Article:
What Petronio refers to as "boundary turbulence" occurs when rules are not mutually understood by co-owners, and when a co-owner of information deliberately violates the rules. This usually results in some kind of conflict, is not uncommon, and often results in one party becoming more apprehensive about future revelation of information to the violator.

  Cognitive dissonance theory

The theory of cognitive dissonance, part of the Cybernetic Tradition, explains how humans are consistency seekers and attempt to reduce their dissonance, or discomfort, in new situations.[17] The theory was developed in the 1950s by Leon Festinger.[18]

When individuals encounter new information or new experiences they categorize the information based on their preexisting attitudes, thoughts, and beliefs. If the new encounter does not coincide with their preexisting assumptions, then dissonance is likely to occur. When dissonance does occur, individuals are motivated to reduce the dissonance they experience by avoiding situations that would either cause the dissonance or increase the dissonance. For this reason, cognitive dissonance is considered a drive state that encourages motivation to achieve consonance and reduce dissonance. An example of cognitive dissonance would be if someone holds the belief that maintaining a healthy lifestyle is important, but they don’t regularly work out or eat healthy, they may experience dissonance between their beliefs and their actions. If there is a significant amount of dissonance, they may be motivated to change their attitudes and work out more or eat healthier foods. They may also be inclined to avoid situations that will point out the fact that their attitudes and beliefs are inconsistent, such as avoiding the gym or not reading health reports.

  The selection process

Selective exposure
is a method for reducing dissonance that only seeking information that is consonant with ones current beliefs, thoughts, or actions.
Selective attention
is a method for reducing dissonance by only paying attention to particular information or parts of information that is consonant with current beliefs, thoughts, or actions.
Selective interpretation
is a method for reducing dissonance by interpreting ambiguous information so that it seems consistent with ones beliefs, thoughts, or actions.
Selective retention
when an individual only remembers information that is consistent with their current beliefs.

  Types of cognitive relationships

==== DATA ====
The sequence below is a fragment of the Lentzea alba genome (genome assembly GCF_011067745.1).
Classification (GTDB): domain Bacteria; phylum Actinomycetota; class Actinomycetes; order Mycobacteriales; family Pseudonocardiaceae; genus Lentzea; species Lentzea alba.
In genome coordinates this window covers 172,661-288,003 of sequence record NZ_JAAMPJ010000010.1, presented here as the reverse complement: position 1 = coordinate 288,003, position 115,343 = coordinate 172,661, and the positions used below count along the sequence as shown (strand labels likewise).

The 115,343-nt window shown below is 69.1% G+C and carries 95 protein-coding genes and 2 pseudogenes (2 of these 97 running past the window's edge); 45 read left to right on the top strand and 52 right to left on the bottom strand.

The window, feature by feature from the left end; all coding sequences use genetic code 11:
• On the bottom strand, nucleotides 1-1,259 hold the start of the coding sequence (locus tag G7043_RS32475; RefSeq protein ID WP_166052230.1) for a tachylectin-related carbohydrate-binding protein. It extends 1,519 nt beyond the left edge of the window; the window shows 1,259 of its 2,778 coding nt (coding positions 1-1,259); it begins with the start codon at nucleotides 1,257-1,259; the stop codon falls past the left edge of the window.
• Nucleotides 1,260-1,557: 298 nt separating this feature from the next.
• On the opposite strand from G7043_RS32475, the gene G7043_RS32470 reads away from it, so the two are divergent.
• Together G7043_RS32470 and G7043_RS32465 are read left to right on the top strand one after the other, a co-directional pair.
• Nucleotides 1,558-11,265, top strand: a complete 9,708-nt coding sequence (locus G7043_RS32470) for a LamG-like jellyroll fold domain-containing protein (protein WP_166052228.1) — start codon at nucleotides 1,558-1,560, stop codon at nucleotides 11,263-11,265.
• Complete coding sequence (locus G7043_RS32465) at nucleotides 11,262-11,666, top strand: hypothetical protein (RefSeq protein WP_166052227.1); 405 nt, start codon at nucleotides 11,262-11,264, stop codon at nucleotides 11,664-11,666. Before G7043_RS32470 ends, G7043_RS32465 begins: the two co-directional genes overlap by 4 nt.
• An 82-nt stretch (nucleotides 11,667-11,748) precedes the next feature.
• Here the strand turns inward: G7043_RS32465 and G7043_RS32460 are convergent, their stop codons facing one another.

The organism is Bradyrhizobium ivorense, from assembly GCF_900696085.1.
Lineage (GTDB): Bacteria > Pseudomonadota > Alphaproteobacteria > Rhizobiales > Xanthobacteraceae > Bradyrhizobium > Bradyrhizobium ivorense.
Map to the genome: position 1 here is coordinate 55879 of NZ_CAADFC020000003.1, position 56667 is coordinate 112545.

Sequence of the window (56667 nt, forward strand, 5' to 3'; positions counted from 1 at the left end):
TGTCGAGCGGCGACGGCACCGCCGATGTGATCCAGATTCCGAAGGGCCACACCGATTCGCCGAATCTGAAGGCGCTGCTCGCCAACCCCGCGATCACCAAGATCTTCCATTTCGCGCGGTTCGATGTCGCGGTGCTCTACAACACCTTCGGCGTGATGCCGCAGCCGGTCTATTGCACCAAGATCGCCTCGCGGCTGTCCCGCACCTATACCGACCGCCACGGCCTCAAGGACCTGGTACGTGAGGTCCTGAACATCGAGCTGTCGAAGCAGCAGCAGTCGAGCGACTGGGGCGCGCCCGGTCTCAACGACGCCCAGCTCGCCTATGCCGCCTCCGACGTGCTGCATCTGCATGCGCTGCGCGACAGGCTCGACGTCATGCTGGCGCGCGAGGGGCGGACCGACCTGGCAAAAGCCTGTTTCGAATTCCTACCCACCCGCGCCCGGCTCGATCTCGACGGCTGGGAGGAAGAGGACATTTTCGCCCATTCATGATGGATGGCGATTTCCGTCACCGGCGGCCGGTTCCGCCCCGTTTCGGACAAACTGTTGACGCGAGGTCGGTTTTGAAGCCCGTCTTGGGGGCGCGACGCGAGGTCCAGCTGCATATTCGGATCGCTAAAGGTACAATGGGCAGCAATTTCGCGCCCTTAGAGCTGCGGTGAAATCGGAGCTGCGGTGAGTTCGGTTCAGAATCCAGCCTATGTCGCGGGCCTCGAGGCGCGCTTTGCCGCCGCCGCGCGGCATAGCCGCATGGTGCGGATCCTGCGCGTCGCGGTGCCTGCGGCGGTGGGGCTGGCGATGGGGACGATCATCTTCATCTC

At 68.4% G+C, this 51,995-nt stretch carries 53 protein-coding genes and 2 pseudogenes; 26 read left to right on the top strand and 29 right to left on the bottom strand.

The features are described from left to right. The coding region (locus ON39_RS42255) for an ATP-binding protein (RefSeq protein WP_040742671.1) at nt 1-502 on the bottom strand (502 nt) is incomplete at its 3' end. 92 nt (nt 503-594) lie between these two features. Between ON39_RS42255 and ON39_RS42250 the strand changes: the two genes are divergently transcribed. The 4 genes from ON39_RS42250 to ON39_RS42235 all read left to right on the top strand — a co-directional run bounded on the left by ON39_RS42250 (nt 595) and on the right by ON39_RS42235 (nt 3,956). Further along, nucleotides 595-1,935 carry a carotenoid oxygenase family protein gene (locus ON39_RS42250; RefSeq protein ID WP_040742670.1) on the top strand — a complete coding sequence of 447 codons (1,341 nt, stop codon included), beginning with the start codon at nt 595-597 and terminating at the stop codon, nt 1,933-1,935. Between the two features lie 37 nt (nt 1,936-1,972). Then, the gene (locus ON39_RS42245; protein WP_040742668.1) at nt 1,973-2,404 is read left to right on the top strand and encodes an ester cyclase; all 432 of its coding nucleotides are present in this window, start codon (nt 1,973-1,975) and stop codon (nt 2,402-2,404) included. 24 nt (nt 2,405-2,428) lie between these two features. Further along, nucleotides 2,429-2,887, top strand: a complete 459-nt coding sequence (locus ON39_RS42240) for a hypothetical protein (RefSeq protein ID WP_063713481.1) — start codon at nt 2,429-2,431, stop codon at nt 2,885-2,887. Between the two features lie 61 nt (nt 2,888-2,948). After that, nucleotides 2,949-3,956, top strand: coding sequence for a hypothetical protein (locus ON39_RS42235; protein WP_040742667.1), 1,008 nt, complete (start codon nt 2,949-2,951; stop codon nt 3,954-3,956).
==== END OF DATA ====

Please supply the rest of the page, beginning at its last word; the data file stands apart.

According to cognitive dissonance theory there are three types of cognitive relationships: consonant relationships, dissonant relationships, and irrelevant relationships. Consonant relationships are when two elements, such as your beliefs and actions, are in equilibrium with each other or coincide. Dissonant relationships are when two elements are not in equilibrium and cause dissonance. Irrelevant relationships are when two elements do not possess a meaningful relationship with one another, they are unrelated and do not cause dissonance.

  Attribution theory

Attribution theory is part of the sociopsychological tradition and explains how individuals go through a process that makes inferences about observed behavior. Attribution theory assumes that we make attributions, or social judgments, as a way to clarify or predict behavior. Attribution theory assumes that we are sense-making creatures and that we draw conclusions of the actions that we observe.

  Steps to the attribution process

  1. The first step of the attribution process is to observe the behavior or action.
  2. The second step is to make judgments of interactions and the intention of that particular action.
  3. The last step of the attribution process is making the attribution which will be either internal, where the cause is related to the person, or external, where the cause of the action is circumstantial.

An example of this process is when a student fails a test, an observer may choose to attribute that action to 'internal' causes, such as insufficient study, laziness, or have a poor work ethic. The action might also be attributed to 'external' factors such as the difficulty of the test, or real-world stressors that led to distraction.

We also make attributions of our own behavior. Using this same example, if it were you who received a failing test score you might either make an internal attribution, such as "I just can’t understand this material", or you could make an external attribution, such as "this test was just too difficult."

  Fundamental attribution error

As we make attributions, we may fall victim to the fundamental attribution error which is when we overemphasize internal attributions for others and underestimate external attributions.

  Actor-observer bias

Similar to the fundamental attribution error, we may overestimate external attributions for our own behavior and underestimate internal attributions.

  Expectancy violations theory